According to Bailey, the side effects from these drugs are similar between people who use with a prescription and those who use without. However, they are much more prevalent and dramatic for those who do not have a prescription. Some of these effects include anxiety, sleeping problems, shortness of breath and in extreme cases even psychosis.

Addiction is not usually a risk at the levels that doctors prescribe this medication for their patients. But Bailey said that this risk increases for people who take their friend’s pills.

Bailey said she thinks the growing prevalence of drugs like Adderall on college campuses stems from a combination of its availability as well as increased pressure for students.

“Everybody feels like they need to be doing more and at the end of the day you only have so much time,” Bailey said. “So how do you do more with the time you have? Adderall probably looks like a really good option for some people.”

3 fraternities in 4 years: just a blip in the radar?

In 2015, 133 fraternities and sororities were suspended or closed nationally. But at small liberal arts school Ohio Wesleyan University (OWU), it was just the beginning of a four-year span that could change Greek life at the school forever.

In 2015, Sigma Chi was closed. In 2016, Phi Kappa Psi was suspended. Most recently, in 2018, Phi Delta Theta was suspended. That brings the total number of fraternities on campus to five.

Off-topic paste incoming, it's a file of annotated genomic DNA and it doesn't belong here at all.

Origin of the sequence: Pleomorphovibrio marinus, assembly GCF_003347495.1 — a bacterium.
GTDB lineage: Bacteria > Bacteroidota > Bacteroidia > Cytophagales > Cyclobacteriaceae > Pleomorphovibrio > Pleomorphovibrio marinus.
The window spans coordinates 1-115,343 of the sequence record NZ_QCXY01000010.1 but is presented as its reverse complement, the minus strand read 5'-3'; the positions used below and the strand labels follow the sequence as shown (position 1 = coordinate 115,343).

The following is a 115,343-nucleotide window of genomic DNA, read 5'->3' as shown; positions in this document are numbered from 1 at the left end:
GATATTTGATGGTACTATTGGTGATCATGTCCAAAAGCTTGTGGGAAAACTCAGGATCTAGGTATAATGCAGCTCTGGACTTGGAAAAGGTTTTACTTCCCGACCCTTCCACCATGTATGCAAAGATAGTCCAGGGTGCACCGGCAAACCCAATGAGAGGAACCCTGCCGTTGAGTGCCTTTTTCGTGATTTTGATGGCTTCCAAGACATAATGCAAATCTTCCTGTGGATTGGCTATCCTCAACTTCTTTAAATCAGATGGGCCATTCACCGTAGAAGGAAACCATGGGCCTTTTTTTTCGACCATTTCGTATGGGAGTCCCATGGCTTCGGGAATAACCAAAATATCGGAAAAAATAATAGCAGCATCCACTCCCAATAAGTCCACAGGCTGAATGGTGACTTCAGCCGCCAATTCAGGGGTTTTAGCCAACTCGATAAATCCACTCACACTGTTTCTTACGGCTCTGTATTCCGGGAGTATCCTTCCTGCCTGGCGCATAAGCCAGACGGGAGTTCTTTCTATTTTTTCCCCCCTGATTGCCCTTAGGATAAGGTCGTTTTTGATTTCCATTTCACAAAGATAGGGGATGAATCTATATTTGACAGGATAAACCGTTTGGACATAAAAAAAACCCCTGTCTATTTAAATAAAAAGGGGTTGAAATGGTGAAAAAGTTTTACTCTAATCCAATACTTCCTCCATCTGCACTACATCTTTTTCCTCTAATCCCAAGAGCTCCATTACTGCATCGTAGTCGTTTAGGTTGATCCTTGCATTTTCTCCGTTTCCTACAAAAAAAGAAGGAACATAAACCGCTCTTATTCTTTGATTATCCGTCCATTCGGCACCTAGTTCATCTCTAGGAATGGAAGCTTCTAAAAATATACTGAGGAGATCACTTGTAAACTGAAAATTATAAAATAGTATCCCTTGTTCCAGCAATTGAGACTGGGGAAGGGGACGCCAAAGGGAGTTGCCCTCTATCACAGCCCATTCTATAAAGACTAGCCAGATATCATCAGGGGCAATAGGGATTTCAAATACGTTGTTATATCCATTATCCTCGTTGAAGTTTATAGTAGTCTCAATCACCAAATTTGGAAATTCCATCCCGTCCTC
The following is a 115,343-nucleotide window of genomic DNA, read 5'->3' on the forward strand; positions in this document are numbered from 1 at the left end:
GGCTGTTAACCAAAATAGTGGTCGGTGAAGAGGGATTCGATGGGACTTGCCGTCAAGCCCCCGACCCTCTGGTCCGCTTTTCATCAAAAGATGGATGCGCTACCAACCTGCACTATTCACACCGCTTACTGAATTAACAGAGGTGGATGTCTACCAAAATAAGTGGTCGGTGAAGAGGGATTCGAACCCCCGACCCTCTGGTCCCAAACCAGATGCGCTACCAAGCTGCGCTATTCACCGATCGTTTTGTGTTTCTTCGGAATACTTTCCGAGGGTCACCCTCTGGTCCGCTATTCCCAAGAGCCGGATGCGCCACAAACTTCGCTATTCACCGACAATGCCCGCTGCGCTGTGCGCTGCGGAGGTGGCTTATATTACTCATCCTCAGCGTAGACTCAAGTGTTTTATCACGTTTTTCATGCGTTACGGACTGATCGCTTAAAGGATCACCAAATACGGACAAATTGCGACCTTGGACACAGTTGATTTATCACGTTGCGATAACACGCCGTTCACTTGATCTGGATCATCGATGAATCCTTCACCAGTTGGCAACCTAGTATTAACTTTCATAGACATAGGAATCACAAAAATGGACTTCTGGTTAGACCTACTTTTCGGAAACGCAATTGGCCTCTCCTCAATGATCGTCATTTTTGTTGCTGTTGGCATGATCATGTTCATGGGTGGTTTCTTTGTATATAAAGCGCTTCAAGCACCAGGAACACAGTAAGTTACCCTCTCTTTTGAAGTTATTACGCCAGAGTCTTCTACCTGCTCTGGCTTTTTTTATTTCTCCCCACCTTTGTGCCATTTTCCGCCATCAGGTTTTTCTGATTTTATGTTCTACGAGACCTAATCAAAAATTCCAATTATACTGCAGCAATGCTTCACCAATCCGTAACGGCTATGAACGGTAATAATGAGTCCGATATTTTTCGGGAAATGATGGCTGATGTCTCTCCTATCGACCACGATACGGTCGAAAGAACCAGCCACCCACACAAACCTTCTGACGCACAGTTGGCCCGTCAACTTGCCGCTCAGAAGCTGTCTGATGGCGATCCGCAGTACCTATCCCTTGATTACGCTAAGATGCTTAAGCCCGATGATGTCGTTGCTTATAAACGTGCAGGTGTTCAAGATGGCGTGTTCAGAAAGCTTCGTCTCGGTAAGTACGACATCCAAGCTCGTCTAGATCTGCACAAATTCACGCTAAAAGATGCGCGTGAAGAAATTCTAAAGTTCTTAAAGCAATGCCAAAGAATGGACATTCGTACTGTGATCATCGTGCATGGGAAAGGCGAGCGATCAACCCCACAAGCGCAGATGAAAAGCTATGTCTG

Fraternities have left Ohio Wesleyan before, but not at this rate. The last time OWU Greek life saw events like this was 1983, when Beta Theta Pi was expelled, and Phi Delta Theta and Sigma Alpha Epsilon put on probation for 10 years. The result of that news? A demonstration by nearly 300 students that included four arrests, broken windows and extensive damage to the Beta house.

But is this stretch just a “bump in the road” for fraternities at OWU, or a trend that may continue?

While the reasoning for these decisions is different for each fraternity, the present statistic remains clear: three fraternities have been closed or suspended in the past four years.

Immediate reactions to this statistic have been mixed around Fraternity Hill and around campus. Some instinctively resort to blame, others understanding, but a sense of sadness is the one emotion that wraps around the hill. This includes senior and President of Sigma Phi Epsilon Austen Kimbro:

“It is extremely sad and concerning that three fraternities have been kicked off of campus over my four years here…and that is a very terrifying thing to try and conceptualize,” Kimbro said.

Three former Phi Kappa Psi members, who were granted anonymity, think this statistic is absurd, considering some of the “justifications” used in closing/suspending these fraternities:

“I think it’s completely outrageous, that something like that’s happened in such a short period of time, especially when some of them were unjustified,” one former member said. “Like Sigma Chi, when they got kicked off had no reason other than speculation. There have been circumstances with the other two fraternities, but I just think they should’ve been looked at from a different perspective.”

The relationship between the administration and fraternities has been sensitive considering these instances. The feeling that President Rock Jones and the rest of the administration don’t believe in Greek life has been circulating students, even though Jones has publicly stated the support of Greek life by the university.